An Individual Taxpayer Identification Number (ITIN) is a unique identification number assigned by the Internal Revenue Service (IRS) to individuals who are required to have a taxpayer identification number but do not have, or are not eligible to obtain, a Social Security Number (SSN). The ITIN is used for tax purposes and is required for certain tax-related transactions. However, ITINs are assigned for a specific period and need to be renewed periodically to maintain their validity.
If an ITIN is not used on a federal tax return at least once in the last three consecutive years, it will expire. Additionally, ITINs that have the middle digits of 78 or 79 will expire at the end of 2021. It’s important to renew the ITIN in a timely manner to avoid any delays or complications when filing taxes or carrying out other tax-related transactions.
This guide will walk you through the renewal application process of your ITIN. From determining if your ITIN needs to be renewed, to gathering the necessary documentation, and submitting the form and federal tax return. By following this guide, you can ensure that your ITIN renewal process is smooth and without any delays.
How to renew your ITIN?
To renew an ITIN (Individual Taxpayer Identification Number), individuals must complete and submit Form W-7 to the Internal Revenue Service (IRS), along with the necessary documentation and a federal income tax return. Here is a step-by-step guide on how to renew an ITIN:
Determine if your ITIN needs to be renewed: An ITIN is valid for a specific period of time. If it has not been used on a tax return for at least three consecutive years, it will expire.
Gather the necessary documentation: Depending on your citizenship and residency status, you may need to provide proof of identity and foreign status. Examples of accepted documents include a passport, birth certificate, or national identification card.
We’ve been getting a lot of inquiries about tax refunds for U.S. citizens who live abroad. If you live in the U.S., your refund would be directly deposited to your account. Once you move overseas, receiving a refund becomes more complicated as many U.S. Expats no longer keep their U.S. bank account.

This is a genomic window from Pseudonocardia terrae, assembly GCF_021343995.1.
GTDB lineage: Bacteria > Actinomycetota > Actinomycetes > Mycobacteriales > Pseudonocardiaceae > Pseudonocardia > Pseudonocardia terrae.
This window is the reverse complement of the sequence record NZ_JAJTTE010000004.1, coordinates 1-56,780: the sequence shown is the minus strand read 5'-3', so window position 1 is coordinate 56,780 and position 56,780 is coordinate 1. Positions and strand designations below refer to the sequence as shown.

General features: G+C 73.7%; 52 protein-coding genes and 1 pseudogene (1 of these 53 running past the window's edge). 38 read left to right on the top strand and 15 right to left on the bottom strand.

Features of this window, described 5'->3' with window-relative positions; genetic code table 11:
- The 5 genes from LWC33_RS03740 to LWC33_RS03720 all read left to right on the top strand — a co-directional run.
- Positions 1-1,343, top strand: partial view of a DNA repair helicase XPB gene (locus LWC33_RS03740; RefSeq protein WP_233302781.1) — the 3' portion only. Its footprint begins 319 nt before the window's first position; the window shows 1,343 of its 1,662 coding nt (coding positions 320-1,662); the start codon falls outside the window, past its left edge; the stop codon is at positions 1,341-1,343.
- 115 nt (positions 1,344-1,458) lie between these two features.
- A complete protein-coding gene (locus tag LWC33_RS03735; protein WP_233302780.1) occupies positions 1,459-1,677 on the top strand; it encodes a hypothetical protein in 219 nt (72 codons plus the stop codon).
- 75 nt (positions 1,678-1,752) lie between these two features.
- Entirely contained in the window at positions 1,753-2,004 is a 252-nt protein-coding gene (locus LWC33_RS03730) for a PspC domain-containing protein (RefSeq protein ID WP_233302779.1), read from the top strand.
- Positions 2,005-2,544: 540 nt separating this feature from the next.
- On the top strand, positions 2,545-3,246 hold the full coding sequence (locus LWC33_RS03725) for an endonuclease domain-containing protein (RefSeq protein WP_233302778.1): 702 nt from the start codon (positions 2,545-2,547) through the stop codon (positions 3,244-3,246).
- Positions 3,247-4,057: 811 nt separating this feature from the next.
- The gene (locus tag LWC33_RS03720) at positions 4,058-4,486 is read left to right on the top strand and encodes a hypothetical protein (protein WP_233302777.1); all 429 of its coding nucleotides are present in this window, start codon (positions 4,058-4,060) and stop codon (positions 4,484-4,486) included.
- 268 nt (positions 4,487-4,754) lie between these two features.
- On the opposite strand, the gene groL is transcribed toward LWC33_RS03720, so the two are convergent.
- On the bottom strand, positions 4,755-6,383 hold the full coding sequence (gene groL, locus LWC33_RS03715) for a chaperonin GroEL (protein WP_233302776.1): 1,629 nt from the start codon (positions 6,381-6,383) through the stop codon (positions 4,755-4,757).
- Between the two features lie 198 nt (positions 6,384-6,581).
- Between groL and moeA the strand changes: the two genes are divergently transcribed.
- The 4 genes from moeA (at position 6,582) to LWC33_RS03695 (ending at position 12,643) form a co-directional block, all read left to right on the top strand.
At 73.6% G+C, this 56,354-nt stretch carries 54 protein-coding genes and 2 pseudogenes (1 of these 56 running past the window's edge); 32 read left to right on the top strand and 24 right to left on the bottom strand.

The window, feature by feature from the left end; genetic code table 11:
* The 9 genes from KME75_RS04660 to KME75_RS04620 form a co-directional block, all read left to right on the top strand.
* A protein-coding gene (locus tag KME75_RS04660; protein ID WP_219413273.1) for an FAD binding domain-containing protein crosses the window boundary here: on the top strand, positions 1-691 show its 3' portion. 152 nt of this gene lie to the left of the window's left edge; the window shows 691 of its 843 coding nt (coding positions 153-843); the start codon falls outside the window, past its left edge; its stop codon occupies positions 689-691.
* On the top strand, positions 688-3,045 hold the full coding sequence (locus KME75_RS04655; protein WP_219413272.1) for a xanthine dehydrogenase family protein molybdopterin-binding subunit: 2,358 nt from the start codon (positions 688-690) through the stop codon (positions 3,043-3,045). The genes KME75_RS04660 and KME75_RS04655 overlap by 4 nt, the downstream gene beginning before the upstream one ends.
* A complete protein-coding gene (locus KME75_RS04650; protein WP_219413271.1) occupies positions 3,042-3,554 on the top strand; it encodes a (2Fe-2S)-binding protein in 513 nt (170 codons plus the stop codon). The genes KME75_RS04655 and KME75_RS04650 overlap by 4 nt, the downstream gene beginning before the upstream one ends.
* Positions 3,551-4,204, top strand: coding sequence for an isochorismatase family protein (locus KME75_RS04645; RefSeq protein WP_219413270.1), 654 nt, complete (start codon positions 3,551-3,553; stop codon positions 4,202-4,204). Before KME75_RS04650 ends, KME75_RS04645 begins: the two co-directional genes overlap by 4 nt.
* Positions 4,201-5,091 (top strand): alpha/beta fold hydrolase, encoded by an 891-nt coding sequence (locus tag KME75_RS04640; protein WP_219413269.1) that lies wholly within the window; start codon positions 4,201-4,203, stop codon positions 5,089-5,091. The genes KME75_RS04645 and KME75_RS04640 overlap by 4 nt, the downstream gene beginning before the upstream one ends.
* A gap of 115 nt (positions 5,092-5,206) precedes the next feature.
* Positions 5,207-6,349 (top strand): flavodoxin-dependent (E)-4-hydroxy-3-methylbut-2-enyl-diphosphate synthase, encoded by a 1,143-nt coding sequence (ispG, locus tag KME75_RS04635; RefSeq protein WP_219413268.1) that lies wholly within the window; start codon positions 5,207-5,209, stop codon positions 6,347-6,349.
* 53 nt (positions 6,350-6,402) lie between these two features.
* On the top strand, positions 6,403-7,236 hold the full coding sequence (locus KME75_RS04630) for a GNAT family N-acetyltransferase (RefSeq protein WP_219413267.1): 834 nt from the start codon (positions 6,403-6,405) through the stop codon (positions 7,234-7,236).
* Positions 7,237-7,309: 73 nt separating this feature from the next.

Since the refunds cannot be deposited to a foreign bank account, taxpayers living overseas receive a check instead. However, these can take month to arrive. There are few things you can do to ensure you receive your refund faster.
Receiving A Tax Refund For U.S. Citizens Abroad
Receiving a tax refund is surely the best thing about filing your U.S. Expat Tax Return. You cannot imagine how much joy it brings us to inform our clients they’re now not only compliant, but they are actually due a refund. Many taxpayers are simply not aware of the credits they are eligible for. The additional child tax credit is the most common example of a tax credit U.S. expats don’t know about.
Although many expats receive refunds every year, there are ways to speed up processing of your refund. Most U.S. citizens abroad receive their refund in a mail, often waiting even months for their checks. In this blog post we’ll discuss the ways to ensure your refund isn’t delayed.
Are You Entitled For A Tax Refund When You Live Abroad?
Even if you’ve moved abroad for a brighter future, you still might have obligations towards the IRS. What happens if you earn income from sources outside the United States? If you live abroad, you might qualify for the foreign earned income exclusion (FEIE). This article explains what FEIE is and how it works, and provides some examples of situations where you might benefit from claiming it.
The U.S. retains its right to tax citizens and Green Card holders who live abroad and they must file their taxes even if they’re not physically present in the country. The foreign earned income exclusion (FEIE) allows U.S. taxpayers to exclude from their taxable income certain amounts they earn outside the United States. The FEIE was created in 1954 to relive American Citizens from the burden of double taxation when they move overseas.
What is the Foreign Earned Income Exclusion?